How lesbians "ruined" prom

A school district preserves its bigotry by canceling the dance rather than letting a same-sex couple attend


Kate Harding
March 12, 2010 3:45AM (UTC)

It seems homophobic institutions are trying out a new strategy for dealing with the pressure to treat gay people like full human beings: If they can't legally discriminate, they'll punish everyone. First, the Catholic Archdiocese of Washington decided to stop offering all spouses of employees health coverage, since some of those spouses could now be the same gender as their partners. And now, a Mississippi school board has decided to cancel the prom at Itawamba Agricultural High School, rather than allow 18-year-old senior Constance McMillen to attend with her girlfriend. One more and it'll be a trend!

The school board tried simply refusing to let McMillen attend the dance with a female date -- oh, and telling her, just as another Mississippi school told Ceara Sturgis at picture time last year, that she couldn't wear a tux -- but as with the Sturgis case, the ACLU got involved. And I think we all know how those people can be about demanding that institutions abide by the law and respect people's civil rights. So, rather than welcome lesbian students to their own prom, the board did the only logical thing: Called the whole thing off and suggested that a private company, which would be free to legally discriminate against gay teenagers, host an alternative dance. And they say conservatives can't think outside the box!

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I snark, but this decision -- in addition to being patently cruel on its face -- has already had more serious repercussions for McMillen than just missing a dance. She told the Clarion-Ledger that when she first heard prom was canceled, her response was, "Oh, my God. That's really messed up because the message they are sending is that if they have to let gay people go to prom that they are not going to have one. A bunch of kids at school are really going to hate me for this, so in a way it's really retaliation." And unfortunately, she called it. Back at school today for the first time since it hit the news, she's been greeted with dirty looks and one fellow student sniping, "Thanks for ruining my senior year."

That's what makes this even worse than a dozen other outrageous stories about LGBT kids being banned from school dances: The members of the school board aren't just expressing their own prejudice, they're fomenting anger and resentment among her peers, shifting the focus from their thwarted attempt at illegal discrimination over to the one stubborn kid who's ruining it for everyone. Never mind that it's their own petulant, hateful decision that sabotaged the planned prom; they surely know they can count on a certain number of kids to blame McMillen for standing up for herself, and make her miserable for it. They know damn well they've created a recipe for harassment, potentially even for threats to the girl's safety. (And how much you want to bet they're doing it in the name of Jesus?)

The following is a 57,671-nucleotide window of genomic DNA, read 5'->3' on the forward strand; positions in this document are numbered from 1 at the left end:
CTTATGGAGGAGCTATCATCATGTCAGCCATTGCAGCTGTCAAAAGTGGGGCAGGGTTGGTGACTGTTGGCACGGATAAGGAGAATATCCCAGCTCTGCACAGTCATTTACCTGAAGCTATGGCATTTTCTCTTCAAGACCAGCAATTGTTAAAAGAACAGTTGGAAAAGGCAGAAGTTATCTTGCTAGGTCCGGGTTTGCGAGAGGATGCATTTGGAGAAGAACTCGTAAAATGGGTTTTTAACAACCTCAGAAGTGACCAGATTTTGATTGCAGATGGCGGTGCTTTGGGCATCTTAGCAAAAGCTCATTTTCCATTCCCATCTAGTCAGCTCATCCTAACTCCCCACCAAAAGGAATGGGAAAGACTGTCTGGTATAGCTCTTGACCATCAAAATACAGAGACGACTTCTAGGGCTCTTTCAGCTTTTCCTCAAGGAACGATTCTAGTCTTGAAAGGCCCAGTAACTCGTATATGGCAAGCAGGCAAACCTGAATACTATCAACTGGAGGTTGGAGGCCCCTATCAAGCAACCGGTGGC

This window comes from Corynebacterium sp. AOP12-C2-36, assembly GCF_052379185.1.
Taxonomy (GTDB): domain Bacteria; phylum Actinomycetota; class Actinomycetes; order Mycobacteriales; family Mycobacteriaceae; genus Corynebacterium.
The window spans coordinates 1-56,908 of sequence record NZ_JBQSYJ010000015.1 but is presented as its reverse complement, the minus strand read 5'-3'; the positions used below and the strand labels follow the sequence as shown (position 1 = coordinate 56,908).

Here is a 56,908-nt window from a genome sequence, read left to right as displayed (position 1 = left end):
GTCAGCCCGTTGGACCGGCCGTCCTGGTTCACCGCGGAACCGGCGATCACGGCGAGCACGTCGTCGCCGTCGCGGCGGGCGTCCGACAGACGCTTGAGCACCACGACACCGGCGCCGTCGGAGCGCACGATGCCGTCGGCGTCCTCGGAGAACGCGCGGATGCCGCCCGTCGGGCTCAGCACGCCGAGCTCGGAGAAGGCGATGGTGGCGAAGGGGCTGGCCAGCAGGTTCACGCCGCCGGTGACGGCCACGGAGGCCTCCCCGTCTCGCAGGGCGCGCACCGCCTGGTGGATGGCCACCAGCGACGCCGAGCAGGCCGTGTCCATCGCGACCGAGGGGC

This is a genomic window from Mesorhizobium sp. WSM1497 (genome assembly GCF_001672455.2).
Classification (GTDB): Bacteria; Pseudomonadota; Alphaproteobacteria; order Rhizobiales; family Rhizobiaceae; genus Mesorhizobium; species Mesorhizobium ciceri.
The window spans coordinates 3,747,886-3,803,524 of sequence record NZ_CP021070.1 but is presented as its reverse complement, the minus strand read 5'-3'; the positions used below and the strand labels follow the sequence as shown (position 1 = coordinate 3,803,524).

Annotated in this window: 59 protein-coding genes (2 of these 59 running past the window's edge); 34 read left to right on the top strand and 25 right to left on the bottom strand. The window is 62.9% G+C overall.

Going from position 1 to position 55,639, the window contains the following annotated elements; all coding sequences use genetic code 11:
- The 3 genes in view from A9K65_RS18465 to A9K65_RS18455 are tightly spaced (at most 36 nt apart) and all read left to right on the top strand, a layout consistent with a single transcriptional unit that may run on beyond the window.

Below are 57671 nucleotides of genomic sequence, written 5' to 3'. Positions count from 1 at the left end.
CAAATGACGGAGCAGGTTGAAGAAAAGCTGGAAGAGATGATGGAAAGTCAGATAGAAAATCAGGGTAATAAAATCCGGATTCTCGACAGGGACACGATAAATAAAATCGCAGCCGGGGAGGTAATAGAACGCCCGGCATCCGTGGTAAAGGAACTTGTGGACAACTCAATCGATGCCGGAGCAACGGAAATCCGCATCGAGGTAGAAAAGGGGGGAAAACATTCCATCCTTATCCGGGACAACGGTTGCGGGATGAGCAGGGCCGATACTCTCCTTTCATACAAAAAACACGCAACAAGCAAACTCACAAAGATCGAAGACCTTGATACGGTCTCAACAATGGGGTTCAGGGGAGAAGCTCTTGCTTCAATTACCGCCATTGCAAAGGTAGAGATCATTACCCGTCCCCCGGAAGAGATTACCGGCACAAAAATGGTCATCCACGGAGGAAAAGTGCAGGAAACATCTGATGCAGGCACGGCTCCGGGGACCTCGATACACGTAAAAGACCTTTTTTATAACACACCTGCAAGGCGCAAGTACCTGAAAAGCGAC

The student who claims McMillen has ruined her whole senior year highlights just how large the idea of prom looms in the minds of many teenagers. A few years down the line, they might think themselves silly for putting so much emphasis on one dance, but then, look at how many stories about students being barred from proms -- because of their sexuality, their race, their choice of clothing -- make national news every spring; it's a big deal to adults, too apparently. Something about seeing the culture wars in microcosm, set against a backdrop of heightened adolescent emotion, is fascinating -- yet at the same time, easy to forget five minutes after you read it, because come on, it's just a school dance. But this time, it's not only about one or two kids being left out -- bad enough, every time it happens -- but about a school board defending its right to discriminate so fiercely it will deny a rite of passage to all the graduating students, and blame it on the one who stood up for her own civil rights and dignity. It's about an institution doing an end run around the law to preserve its own bigotry, just as the Archdiocese of Washington has done. And the scary thing is, it really could become a trend.

 


Kate Harding

Kate Harding is the author of Asking For It: The Alarming Rise of Rape Culture--and What We Can Do About It, available from Da Capo Press in August 2015. Previously, she collaborated with Anna Holmes, Amanda Hess, and a cast of thousands on The Book of Jezebel, and with Marianne Kirby on Lessons from the Fat-o-Sphere. You might also remember her as the founding editor of Shapely Prose (2007-2010). Kate's essays have appeared in the anthologies Madonna & Me, Yes Means Yes, Feed Me, and Airmail: Women of Letters. She holds an M.F.A. in fiction from Vermont College of Fine Arts and a B.A. in English from University of Toronto, and is currently at work on a Ph.D. in creative writing from Bath Spa University

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